Headquarters Office
12300 Lower Azusa Road
Arcadia, CA 91006-5872
(626) 575-5471

South Gate Office
11012 South Garfield Ave.
South Gate, CA 90280
(562) 622-0402

L.A. County Online

Last Updated: 08/05/09

White Striped Fruit Fly - Bactrocera albistrigata

What is Happening?

An exotic insect pest is a species that is not native to California, is not established here, and could be harmful.  Different exotic insect pests may be harmful to different things, including one or more of the following: fruits, vegetables, other plants, stored food, native animal species, structures, and human beings.

Please note that this is why bringing fruits, vegetables, or plant materials into California without official inspection can be illegal.

White Striped Fruit Fly Specimen
Photo provided by Dr. Jason Leathers,
California Department of Food and Agriculture

The White Striped Fruit Fly is an exotic insect pest that poses a threat to fruits, vegetables, and other plants.  Until July 9, 2009, this species had never before been officially documented in the Western Hemisphere.

As of this update, eight specimens have been found in Los Angeles County, all in or around La Verne, San Dimas, and Pomona.  The most recent find was on July 22.

About This Pest

This species is normally found on Christmas Island (a territory of Australia), the Andaman and Nicobar Islands (India), Indonesia (Java, Lombok, Sulawesi, Sumatra), peninsular Malaysia, and southern Thailand.  It is known to attack guava, mango, carambola, tropical almond, Singapore almond, jackfruit, clove, watery rose-apple, rose apple, Malay-apple, water apple, and a number of Asian trees occasionally planted as ornamentals.  The species may attack additional fruits, vegetables, and plants, although this hasn’t been documented yet, possibly because the White Striped Fruit Fly hasn’t had the opportunity to encounter them.

The damage occurs after the female lays eggs in the fruit.  These eggs hatch into larvae, or maggots, which tunnel through the flesh of the fruit.  Decay organisms enter the fruit, leaving the interior of the fruit a rotten mass, making it unfit for consumption.  Because of this, the White Striped Fruit Fly is a threat to home-grown fruits and vegetables, and professional agriculture.

What is Being Done to Fight This Pest?

The California Department of Food and Agriculture is currently working to eradicate this infestation of White Striped Fruit Fly with four different actions:

1) Eradication traps, otherwise known as bait stations.  A thousand traps per square mile have been placed over a fifteen square-mile area.  These traps use a small mixture of cuelure and naled to lure and kill male fruit flies.  The traps are placed in or on trees, shrubs, or other inanimate objects.  California has used this same approach for more than 30 years for exotic fruit flies.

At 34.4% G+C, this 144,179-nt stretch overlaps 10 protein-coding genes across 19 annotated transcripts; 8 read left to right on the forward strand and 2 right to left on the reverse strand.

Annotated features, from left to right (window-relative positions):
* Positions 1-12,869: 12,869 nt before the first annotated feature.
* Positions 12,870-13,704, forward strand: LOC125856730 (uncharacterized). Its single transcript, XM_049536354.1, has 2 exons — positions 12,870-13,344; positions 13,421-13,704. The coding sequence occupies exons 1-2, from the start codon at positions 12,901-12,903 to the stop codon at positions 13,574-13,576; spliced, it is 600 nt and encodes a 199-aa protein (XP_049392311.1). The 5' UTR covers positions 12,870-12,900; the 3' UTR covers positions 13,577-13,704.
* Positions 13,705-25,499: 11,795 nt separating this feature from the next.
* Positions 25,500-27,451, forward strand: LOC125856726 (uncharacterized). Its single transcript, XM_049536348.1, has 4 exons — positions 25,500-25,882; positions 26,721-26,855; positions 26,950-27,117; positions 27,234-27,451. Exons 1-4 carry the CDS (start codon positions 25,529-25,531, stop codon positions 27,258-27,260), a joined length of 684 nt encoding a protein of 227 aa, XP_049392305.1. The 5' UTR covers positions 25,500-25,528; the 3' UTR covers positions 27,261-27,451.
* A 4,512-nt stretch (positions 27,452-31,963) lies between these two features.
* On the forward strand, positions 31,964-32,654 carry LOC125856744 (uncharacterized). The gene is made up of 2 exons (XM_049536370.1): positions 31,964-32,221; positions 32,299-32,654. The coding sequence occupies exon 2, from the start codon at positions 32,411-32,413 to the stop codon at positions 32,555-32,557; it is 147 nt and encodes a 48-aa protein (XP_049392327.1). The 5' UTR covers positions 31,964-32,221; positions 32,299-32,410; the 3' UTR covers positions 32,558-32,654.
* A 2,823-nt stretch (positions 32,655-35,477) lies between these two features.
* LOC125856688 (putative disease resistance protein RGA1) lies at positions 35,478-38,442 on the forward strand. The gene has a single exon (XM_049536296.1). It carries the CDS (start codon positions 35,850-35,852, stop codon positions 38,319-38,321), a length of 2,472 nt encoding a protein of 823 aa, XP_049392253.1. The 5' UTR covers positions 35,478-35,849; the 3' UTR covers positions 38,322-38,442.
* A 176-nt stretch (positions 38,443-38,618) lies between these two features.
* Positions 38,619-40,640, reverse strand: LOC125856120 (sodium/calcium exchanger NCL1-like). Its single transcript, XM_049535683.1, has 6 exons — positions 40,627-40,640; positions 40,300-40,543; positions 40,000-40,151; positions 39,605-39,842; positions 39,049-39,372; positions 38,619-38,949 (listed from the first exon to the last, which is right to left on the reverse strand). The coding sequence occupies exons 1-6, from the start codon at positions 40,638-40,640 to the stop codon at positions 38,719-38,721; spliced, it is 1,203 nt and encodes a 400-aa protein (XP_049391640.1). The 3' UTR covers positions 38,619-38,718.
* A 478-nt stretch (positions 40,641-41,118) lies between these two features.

2) Larval surveys/fruit removal.  Larval surveys, or looking for larvae, may be performed up to 200 meters around any property where a specimen was trapped. If larvae are present, fruit from the infested and adjacent properties may be removed for disposal by state personnel.

Residents of affected properties will be notified in writing at least 24 hours prior to removal of the fruit.

3) Ground spraying.  Any property where larvae, a mated female specimen, or evidence of a breeding population is found may be treated by spraying shrubs with a small amount of an organic formulation of spinosad protein bait. Visit the CDFA website to learn more about the treatment process at http://www.cdfa.ca.gov/phpps/videos/spinosad/.

Properties within a 200 meter radius may also be treated.

Residents of affected properties will be notified in writing at least 24 hours prior to treatment.

4) Quarantine. A quarantine restricts the movement of certain fruits, vegetables, and plant materials through the area or out of the area.

How Did This Pest Get Here?

We don’t know for sure.  With modern shipping and travel, exotic pests can get from one side of the planet to the other in mere hours.  Extensive pest exclusion policies and procedures do prevent many potential infestations.  However, whether a pest avoids these safeguards on its own, or hitches a ride with illegally smuggled items - whether the smuggler intended to smuggle or was simply unaware of the law - some do get into Los Angeles County.

We place and monitor thousands of insect pest detection traps all over the county.  When we find an exotic pest, the California Department of Agriculture will place delimitation traps in that area to determine if there is a problem.

What Can I Do to Help?

Do not bring back uninspected fruits, vegetables, or plant material from outside of the state or country.

Discourage friends and family from out of the state or country from sending you these items unless they are can be officially inspected.

If you live in the area under the White Striped Fruit Fly quarantine, do not remove fruits, vegetables, or plant material from the quarantine area.

Report the illegal movement of fruits, vegetables, and plant material.  Report fruit fly maggots (spindle-shaped, cream or white-colored with no visible head or legs.): California Department of Food and Agriculture Exotic Pest Hotline: 1-800-491-1899.

For More Information

Please see the California Department of Food and Agriculture website: